Encoding is always a pain for developers. Without being extra careful, it is easy to end up with incorrect characters in the software. I thought that using UTF-8 everywhere in the codebase can avoid such cases. It works fine for most of the time, but when integrating files from another system, we need more skills. This happened to me when writing my finance script: I need to read csv files downloaded from banks, which are all encoded as ISO-8859-1. That’s why I want to write this post.

After reading this article, you will understand:

  • What is ISO-8859-1?
  • Text editor and IDE support
  • Character mapping between ISO-8859-1 and UTF-8
  • Decode bytes to string
  • Encode string to bytes
  • Detect file encoding and read content

Examples are written in Python 3.7 and Java 8.


ISO/IEC 8859-1 is part of the ISO/IEC 8859 series of ASCII-based standard character encodings, first edition published in 1987. ISO 8859-1 encodes what it refers to as “Latin alphabet no. 1,” consisting of 191 characters from the Latin script. This character-encoding scheme is used throughout the Americas, Western Europe, Oceania, and much of Africa. It is also commonly used in most standard romanizations of East-Asian languages. It is the basis for most popular 8-bit character sets and the first block of characters in Unicode. – From Wikipedia

Who uses ISO-8859-1? From my own experience, industries like bank and telecom use this encoding. I suppose that it is because the databases were created when ISO-8859-1 was popular, and the migration to UTF-8 is difficult.

When reading an ISO-8859-1 encoded content as UTF-8, you will often see �, the replacement character (U+FFFD) for an unknown, unrecognized or unrepresentable character.

Text Editor / IDE Support

Different text editors and IDEs have support for encoding: both for the display encoding, and changing the file encoding itself. Here’re two examples from Visual Code and IntelliJ IDEA.

Visual Code:

Visual Code encoding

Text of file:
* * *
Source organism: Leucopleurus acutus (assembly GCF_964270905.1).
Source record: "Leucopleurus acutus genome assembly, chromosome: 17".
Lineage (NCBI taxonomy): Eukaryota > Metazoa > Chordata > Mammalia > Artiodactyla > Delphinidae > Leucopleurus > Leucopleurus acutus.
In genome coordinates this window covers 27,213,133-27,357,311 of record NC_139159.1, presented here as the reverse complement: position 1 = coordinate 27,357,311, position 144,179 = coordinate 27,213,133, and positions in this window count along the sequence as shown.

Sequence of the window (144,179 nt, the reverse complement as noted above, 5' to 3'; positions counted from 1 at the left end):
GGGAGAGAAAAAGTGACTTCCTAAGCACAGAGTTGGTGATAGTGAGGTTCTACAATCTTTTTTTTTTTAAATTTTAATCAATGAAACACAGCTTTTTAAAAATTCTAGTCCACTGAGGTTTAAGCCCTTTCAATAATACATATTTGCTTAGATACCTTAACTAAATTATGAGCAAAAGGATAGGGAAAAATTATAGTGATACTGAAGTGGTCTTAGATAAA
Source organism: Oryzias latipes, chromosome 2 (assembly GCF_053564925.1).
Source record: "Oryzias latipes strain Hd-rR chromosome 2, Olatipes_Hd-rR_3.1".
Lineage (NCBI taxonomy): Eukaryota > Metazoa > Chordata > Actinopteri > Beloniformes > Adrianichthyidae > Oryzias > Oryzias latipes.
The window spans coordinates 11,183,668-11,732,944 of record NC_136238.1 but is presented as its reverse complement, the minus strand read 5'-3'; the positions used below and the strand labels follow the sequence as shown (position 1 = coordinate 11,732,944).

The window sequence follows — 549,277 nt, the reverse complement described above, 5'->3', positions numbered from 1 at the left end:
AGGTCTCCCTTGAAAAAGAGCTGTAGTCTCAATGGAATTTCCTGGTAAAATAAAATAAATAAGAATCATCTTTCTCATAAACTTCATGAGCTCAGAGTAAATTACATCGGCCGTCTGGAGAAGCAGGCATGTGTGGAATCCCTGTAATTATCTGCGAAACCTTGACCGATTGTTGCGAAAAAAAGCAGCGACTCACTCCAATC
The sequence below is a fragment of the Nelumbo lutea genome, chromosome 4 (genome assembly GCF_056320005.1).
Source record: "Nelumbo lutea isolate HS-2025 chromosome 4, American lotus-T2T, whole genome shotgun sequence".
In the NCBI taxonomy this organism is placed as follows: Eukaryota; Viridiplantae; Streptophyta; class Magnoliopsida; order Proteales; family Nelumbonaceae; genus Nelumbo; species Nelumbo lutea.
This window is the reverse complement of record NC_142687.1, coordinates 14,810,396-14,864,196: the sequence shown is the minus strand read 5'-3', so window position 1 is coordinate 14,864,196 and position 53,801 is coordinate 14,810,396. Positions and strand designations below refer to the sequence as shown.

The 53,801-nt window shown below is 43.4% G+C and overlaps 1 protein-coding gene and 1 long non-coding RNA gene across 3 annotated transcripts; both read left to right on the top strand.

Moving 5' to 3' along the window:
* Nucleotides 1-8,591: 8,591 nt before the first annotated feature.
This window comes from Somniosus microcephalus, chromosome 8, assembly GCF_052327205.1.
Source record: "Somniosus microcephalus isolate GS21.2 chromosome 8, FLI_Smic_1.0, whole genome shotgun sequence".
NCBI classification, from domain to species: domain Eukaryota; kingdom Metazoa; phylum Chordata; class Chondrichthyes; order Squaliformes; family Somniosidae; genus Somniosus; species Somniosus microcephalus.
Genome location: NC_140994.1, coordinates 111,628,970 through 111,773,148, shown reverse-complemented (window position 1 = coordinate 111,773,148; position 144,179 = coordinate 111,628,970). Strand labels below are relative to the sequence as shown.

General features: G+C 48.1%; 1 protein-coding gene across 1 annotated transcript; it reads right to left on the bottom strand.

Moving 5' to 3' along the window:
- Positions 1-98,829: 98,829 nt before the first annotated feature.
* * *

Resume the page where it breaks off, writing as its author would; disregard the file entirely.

IntelliJ IDEA:

IntelliJ IDEA encoding

Character Mapping

The characters in string is encoded in different manners in ISO-8859-1 and UTF-8. Behind the screen, string is encoded as byte array, where each character is represented by a char sequence. In ISO-8859-1, each character uses one byte; in UTF-8, each character uses multiple bytes (1-4). Here, I would like to show you an excerpt of character mapping via a simple Python script:

for s in 'àáâãäåæçèéêëìíîï':
    i = ' '.join(['0x{:X}'.format(b) for b in s.encode('iso-8859-1')])
    u = ' '.join(['0x{:X}'.format(b) for b in s.encode('utf-8')])
    print('%s | `%s` | `%s`' % (s, i, u))
Character ISO-8895-1 UTF-8
à 0xE0 0xC3 0xA0
á 0xE1 0xC3 0xA1
â 0xE2 0xC3 0xA2
ã 0xE3 0xC3 0xA3
ä 0xE4 0xC3 0xA4
å 0xE5 0xC3 0xA5
æ 0xE6 0xC3 0xA6
ç 0xE7 0xC3 0xA7
è 0xE8 0xC3 0xA8
é 0xE9 0xC3 0xA9
ê 0xEA 0xC3 0xAA
ë 0xEB 0xC3 0xAB
ì 0xEC 0xC3 0xAC
í 0xED 0xC3 0xAD
î 0xEE 0xC3 0xAE
ï 0xEF 0xC3 0xAF

Why should you care about this mapping? This mapping helps you to understand which encoding should be used for decode. If you see byte 0xEF (ï), you should probably consider using ISO-8859-1.

Decode Bytes to String

In the following sections, we will talk about decode and encode byte array. Before going further, let’s take a look how it works. When performing “decode” operation to a byte array using a given (or default) encoding, we create a string. When performing “encode” operation to a string using a given (or default) encoding, we create a byte array. Here’s the flow:

byte[] ---------> string

Decode in Python 3

Decode byte array in Python 3 (Python Shell 3.7.2):

>>> bytes([0xE0]).decode('iso-8859-1')
>>> b'\xe0'.decode('iso-8859-1')
>>> bytes([0xC3, 0xA0]).decode('utf-8')
>>> b'\xc3\xa0'.decode('utf-8')
>>> b'\xc3\xa0'.decode()
# Summary (b -> str)
byte_array.decode() # UTF-8

If the decode operation is called using an incorrect encoding, an error is raised:

>>> b'\xe0'.decode('utf-8')